by R.J. Fox Jr.

They were already running late for their friend’s wedding in the midst of yet another screaming match. It was the only way they really knew how to communicate now, with the exception of long periods of indifferent, mutual silence.
After marriage counseling had run its course, Jimmy and Julia were spiraling out of control and heading on a collision course to the end, which was the last thing either one of them wanted. However, no matter how hard they tried, nothing seemed to work.
Sadly, little did Jimmy and Julia know, that following every fight, they each retreated to their own private corner and cried and prayed that things would somehow get better between them. Maybe if they were both aware of this, things could be different, and somehow, things could be fixed. But they were too wrapped up in their own misery to notice.
“The world isn’t going to stop just so you can finish getting ready,” Jimmy finally said, boiling over with frustration.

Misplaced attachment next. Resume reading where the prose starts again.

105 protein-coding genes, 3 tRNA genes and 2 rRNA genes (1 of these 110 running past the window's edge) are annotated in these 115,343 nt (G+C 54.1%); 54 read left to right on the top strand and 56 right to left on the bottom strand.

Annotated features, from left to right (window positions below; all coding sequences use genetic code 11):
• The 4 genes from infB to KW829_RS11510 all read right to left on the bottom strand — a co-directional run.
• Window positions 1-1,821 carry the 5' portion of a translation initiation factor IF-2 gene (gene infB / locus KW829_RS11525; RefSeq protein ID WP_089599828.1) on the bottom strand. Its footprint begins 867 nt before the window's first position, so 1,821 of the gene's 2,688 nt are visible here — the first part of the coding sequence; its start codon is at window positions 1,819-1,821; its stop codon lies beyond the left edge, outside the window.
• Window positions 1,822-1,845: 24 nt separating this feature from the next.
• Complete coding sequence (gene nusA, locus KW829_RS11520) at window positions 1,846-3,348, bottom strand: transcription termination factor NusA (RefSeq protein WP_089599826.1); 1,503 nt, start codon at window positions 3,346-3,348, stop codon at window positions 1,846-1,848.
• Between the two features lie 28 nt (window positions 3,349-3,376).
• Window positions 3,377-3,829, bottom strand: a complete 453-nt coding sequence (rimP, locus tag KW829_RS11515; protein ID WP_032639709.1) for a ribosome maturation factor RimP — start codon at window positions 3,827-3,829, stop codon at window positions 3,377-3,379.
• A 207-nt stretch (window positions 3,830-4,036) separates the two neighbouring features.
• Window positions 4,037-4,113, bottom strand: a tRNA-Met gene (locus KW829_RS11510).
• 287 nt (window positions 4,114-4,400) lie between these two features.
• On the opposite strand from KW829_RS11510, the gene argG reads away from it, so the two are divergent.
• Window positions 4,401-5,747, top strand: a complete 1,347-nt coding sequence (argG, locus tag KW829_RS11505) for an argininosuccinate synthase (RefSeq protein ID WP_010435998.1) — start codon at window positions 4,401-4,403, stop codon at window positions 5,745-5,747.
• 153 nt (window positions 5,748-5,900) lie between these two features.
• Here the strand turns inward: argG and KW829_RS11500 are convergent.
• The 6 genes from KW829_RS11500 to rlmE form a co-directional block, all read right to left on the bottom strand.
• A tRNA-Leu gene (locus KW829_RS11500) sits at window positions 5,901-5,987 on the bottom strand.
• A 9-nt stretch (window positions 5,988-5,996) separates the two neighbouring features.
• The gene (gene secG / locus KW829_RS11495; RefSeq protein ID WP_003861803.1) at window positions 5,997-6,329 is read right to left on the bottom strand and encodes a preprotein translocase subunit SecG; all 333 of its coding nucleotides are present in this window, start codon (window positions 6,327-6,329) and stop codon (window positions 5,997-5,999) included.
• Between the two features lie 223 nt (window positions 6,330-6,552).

“Shut up!” Julia replied back from upstairs. This had become her stock response to just about everything he said lately. In fact, it had gotten to the point that even a sincere “I love you” warranted a sincere “Shut up.” The saddest thing of all is that it didn’t even faze him anymore. Nothing she said did. She might as well have been speaking gibberish to him.
With the way things were, the last thing either one of them wanted to do was go to a wedding together--a blatant reminder of how far they had fallen. They were simply too far past the point and too exhausted to even consider the notion that attending a wedding could somehow rekindle what had been lost. Life had become nothing more than a stale loaf of bread covered in dried-up mold.  
And then the doorbell rang. Just what they needed: an unexpected visitor.
            “Are you going to get it?” Julia demanded from upstairs. He was hoping to just ignore it until the person went away.
            “I don’t know who it is,” Jimmy said, hoping the uninvited guest would simply disappear.
            “Get it!” Julia demanded.
            “It’s probably Jehovah’s Witnesses again,” Jimmy huffed.